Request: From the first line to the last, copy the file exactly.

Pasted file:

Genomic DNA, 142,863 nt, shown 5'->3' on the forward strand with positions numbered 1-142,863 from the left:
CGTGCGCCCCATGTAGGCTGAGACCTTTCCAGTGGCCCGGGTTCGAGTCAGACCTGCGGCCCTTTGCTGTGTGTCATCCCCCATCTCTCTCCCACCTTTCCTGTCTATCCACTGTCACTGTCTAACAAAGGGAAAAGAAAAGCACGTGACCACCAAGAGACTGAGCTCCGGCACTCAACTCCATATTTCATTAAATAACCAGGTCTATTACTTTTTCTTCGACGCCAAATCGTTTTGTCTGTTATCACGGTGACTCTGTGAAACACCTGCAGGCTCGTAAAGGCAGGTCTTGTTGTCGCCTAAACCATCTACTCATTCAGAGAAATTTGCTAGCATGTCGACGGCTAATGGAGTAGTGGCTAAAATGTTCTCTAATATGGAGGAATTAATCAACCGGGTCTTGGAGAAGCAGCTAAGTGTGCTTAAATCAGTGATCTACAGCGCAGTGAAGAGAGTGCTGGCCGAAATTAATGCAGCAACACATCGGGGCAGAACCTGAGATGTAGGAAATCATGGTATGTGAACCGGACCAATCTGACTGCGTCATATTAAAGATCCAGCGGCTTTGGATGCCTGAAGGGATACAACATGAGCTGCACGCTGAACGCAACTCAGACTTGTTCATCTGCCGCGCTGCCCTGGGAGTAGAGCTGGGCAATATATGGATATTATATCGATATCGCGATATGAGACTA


Genomic DNA, 142,863 nt, shown 5'->3' on the forward strand with positions numbered 1-142,863 from the left:
CGTGCGCCCCATGTAGGCTGAGACCTTTCCAGTGGCCCGGGTTCGAGTCAGACCTGCGGCCCTTTGCTGTGTGTCATCCCCCATCTCTCTCCCACCTTTCCTGTCTATCCACTGTCACTGTCTAACAAAGGGAAAAGAAAAGCACGTGACCACCAAGAGACTGAGCTCCGGCACTCAACTCCATATTTCATTAAATAACCAGGTCTATTACTTTTTCTTCGACGCCAAATCGTTTTGTCTGTTATCACGGTGACTCTGTGAAACACCTGCAGGCTCGTAAAGGCAGGTCTTGTTGTCGCCTAAACCATCTACTCATTCAGAGAAATTTGCTAGCATGTCGACGGCTAATGGAGTAGTGGCTAAAATGTTCTCTAATATGGAGGAATTAATCAACCGGGTCTTGGAGAAGCAGCTAAGTGTGCTTAAATCAGTGATCTACAGCGCAGTGAAGAGAGTGCTGGCCGAAATTAATGCAGCAACACATCGGGGCAGAACCTGAGATGTAGGAAATCATGGTATGTGAACCGGACCAATCTGACTGCGTCATATTAAAGATCCAGCGGCTTTGGATGCCTGAAGGGATACAACATGAGCTGCACGCTGAACGCAACTCAGACTTGTTCATCTGCCGCGCTGCCCTGGGAGTAGAGCTGGGCAATATATGGATATTATATCGATATCGCGATATGAGACTA